There was once a time where Star Wars had an expanded universe through multiple different medias such as novels, comic books and of course video games.
These medias provided extended stories and introduced characters, timelines and events not seen in the films and provided fans with a large variety of lore for Star Wars.
Some of the most popular among these expanded universe titles are the Knights of the Old Republic series and the Jedi Knight series.
After Disney bought Star Wars from George Lucas back in 2012, almost the entire expanded universe has been retconned from canon and a majority of stories, characters and timelines outside of the movies or the 2008 Clone Wars TV series either no longer exist or have been altered by Disney to fit their own canon.
Content of the original canon is now dubbed under “Legends” continuity.
Included in Legends are the previously mentioned Jedi Knight game series, starting with the 1995 first person shooter title Star Wars: Dark Forces.
The series tells the story of Kyle Katarn, an ex-imperial turned mercenary who assists the Rebel Alliance in taking down the Galactic Empire and eventually learns the ways of the force and becomes a Jedi.
Although these stories are no longer canon, they still have a place in the franchise, especially Jedi Knight II: Jedi Outcast, released in 2002 for the Microsoft Xbox, Nintendo GameCube, Microsoft Windows and Mac OS X and it’s sequel Jedi Knight: Jedi Academy released in 2003 for the Xbox, Windows and OS X.
Both games have been re-released for the Sony PlayStation 4 and Nintendo Switch recently.
Jedi Knight II: Jedi Outcast takes place about eight years after Return of the Jedi, Kyle Katarn has cut himself off from the force after almost falling to the dark side and has returned to his mercenary lifestyle, aiding the New Republic.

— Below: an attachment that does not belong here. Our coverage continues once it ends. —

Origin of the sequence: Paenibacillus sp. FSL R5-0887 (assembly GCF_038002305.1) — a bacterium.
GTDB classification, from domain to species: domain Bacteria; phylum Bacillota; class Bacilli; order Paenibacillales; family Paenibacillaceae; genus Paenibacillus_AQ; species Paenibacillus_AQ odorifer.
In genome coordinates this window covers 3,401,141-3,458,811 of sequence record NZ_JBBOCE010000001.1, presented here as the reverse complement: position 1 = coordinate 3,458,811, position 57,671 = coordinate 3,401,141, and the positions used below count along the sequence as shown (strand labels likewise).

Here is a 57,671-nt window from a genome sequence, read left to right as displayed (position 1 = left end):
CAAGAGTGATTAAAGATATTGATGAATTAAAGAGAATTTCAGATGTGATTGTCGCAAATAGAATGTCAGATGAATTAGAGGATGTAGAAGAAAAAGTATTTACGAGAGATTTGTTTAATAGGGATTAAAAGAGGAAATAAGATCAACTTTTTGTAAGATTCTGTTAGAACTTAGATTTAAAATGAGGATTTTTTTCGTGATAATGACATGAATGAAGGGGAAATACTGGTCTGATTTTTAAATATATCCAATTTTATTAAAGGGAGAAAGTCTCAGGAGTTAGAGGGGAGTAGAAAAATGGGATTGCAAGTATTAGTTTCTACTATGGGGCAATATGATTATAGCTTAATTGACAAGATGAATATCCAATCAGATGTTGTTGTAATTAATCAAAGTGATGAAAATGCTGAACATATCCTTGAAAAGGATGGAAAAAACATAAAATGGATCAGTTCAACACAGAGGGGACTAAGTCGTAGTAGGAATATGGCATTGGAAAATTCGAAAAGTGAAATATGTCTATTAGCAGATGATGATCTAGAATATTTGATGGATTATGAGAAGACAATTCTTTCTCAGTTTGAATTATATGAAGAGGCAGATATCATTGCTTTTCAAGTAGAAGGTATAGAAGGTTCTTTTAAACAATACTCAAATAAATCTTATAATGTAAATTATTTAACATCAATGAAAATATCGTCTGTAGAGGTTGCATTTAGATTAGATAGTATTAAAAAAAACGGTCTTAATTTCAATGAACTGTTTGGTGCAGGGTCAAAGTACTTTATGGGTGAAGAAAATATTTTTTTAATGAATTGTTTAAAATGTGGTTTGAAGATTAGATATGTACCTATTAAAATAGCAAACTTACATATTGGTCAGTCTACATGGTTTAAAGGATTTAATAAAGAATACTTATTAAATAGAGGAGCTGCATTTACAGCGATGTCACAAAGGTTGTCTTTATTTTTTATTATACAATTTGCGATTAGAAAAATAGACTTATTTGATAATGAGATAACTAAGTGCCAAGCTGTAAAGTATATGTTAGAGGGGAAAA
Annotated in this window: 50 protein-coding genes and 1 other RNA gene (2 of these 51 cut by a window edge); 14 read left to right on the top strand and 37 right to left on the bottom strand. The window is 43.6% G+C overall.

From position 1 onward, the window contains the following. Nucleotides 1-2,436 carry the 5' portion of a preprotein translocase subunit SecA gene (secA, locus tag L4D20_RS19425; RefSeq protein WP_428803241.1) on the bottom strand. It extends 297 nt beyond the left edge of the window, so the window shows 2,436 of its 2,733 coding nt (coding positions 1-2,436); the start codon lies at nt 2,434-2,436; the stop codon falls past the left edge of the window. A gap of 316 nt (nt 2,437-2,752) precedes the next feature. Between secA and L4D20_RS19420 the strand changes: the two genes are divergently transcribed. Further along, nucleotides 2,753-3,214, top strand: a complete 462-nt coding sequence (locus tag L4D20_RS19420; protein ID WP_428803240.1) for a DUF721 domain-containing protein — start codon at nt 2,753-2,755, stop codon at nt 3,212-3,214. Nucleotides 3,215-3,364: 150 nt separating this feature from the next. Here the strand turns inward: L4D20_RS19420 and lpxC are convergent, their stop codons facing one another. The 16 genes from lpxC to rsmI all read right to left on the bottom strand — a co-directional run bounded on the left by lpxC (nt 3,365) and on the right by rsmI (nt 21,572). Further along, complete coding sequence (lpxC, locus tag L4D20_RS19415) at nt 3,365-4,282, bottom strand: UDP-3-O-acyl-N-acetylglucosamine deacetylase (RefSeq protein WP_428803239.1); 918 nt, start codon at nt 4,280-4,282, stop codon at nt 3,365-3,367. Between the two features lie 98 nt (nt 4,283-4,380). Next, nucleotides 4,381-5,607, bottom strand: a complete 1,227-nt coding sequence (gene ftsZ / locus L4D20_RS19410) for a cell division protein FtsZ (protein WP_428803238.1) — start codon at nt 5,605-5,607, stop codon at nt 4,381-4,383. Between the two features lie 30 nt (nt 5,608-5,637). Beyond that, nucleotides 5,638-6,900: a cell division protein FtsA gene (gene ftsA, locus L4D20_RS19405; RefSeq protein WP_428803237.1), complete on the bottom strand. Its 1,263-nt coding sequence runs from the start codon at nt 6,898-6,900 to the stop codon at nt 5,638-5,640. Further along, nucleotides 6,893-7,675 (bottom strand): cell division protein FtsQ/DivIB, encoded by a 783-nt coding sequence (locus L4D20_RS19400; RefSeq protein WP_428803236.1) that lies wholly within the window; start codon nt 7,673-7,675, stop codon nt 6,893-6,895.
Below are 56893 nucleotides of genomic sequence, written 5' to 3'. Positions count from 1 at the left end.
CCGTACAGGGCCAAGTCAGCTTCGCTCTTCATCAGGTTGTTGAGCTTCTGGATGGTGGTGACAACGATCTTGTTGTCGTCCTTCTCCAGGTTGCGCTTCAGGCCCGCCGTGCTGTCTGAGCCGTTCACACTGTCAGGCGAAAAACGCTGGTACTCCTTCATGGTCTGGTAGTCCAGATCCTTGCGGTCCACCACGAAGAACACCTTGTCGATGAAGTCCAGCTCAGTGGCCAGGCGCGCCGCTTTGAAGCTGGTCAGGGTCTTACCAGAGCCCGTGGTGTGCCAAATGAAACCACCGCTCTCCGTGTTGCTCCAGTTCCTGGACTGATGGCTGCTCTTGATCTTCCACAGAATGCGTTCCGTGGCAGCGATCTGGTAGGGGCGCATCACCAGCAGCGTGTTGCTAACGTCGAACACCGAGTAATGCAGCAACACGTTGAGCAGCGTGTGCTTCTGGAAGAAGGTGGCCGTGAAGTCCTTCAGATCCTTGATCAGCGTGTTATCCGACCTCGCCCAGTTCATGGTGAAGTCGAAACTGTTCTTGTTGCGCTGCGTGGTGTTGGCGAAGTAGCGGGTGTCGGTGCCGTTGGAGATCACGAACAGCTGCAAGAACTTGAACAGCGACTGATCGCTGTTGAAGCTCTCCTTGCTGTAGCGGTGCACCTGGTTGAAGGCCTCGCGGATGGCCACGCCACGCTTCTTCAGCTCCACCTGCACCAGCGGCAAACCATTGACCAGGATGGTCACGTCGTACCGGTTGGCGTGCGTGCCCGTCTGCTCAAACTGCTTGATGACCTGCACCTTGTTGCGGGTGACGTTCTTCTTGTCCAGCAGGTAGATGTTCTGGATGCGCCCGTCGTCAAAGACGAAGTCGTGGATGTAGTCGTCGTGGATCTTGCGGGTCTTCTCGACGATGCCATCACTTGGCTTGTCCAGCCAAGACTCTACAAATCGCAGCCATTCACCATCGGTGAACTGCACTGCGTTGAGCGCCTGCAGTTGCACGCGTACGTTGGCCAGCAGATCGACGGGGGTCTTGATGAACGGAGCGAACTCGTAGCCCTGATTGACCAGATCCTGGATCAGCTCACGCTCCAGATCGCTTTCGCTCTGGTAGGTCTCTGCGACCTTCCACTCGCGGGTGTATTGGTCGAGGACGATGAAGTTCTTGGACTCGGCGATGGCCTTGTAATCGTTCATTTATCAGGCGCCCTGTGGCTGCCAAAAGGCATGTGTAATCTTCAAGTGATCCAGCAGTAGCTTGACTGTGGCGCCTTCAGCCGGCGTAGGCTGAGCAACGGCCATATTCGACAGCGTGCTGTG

Throughout the game, Kyle along with his longtime partner Jan Ors, fights against remnants of the Empire to aide the Republic, but are unaware of an even worse evil hiding within the shadows.
Jedi Knight: Jedi Academy takes place after the events of Jedi Outcast where players take the role of young Jedi in training Jaden Korr.
Luke Skywalker is now a Jedi Master and started an academy on Yavin IV, training a new generation of Jedi in hopes of restoring the former Jedi Order.
Katarn also returns as an NPC who teaches Korr throughout the journey as his master.
In the beginning of the game, Korr along with other students have been transported to the academy; however, as they arrived on the planet, their shuttle was taken down by an unknown “force.”
It was later revealed that the culprits involved were “The Disciples of Ragnos,” a Sith Cult worshiping an ancient Sith Lord named Marka Ragnos, who died almost 5,000 years ago.
The cult intends to bring Ragnos back to life with the use of ancient Sith magic.
Jaden, along with Katarn, his friend Rosh and other familiar allies, must work together to stop the cult before they revive the deceased Sith Lord.
Both games can be played in either first person or third person perspectives.
The player is given a variety of different weapons to choose from, including the lightsaber and a variety of different force powers to use.
The Switch version of the games offer gyro aiming support.
While Jedi Outcast offers standard force powers given to the player throughout the game, Jedi Academy offers a variety of different force powers with different effects for both light and dark sides.
Players can choose their own playstyle this way, they can either be fully light side, dark side or a balance of both.
In Jedi Academy, midway through the game, players can choose to upgrade to dual wielding two sabers at once or have a double bladed lightsaber, each offering different and unique playstyles.
Both games were well known for their lightsaber combat as it provided a variety of different styles and, unlike most games where lightsabers are treated like baseball bats, truly showcase the damage a lightsaber can do.
The game also has multiple endings.
Academy was well known for its multiplayer, which also returns in the re-release.
Although no longer canon, these classics still hold up today and are great games to look at and see Star Wars games during their prime.
With Episode I: Racer recently announced to be rereleased next, who knows what could be next on the table for classic Star Wars games?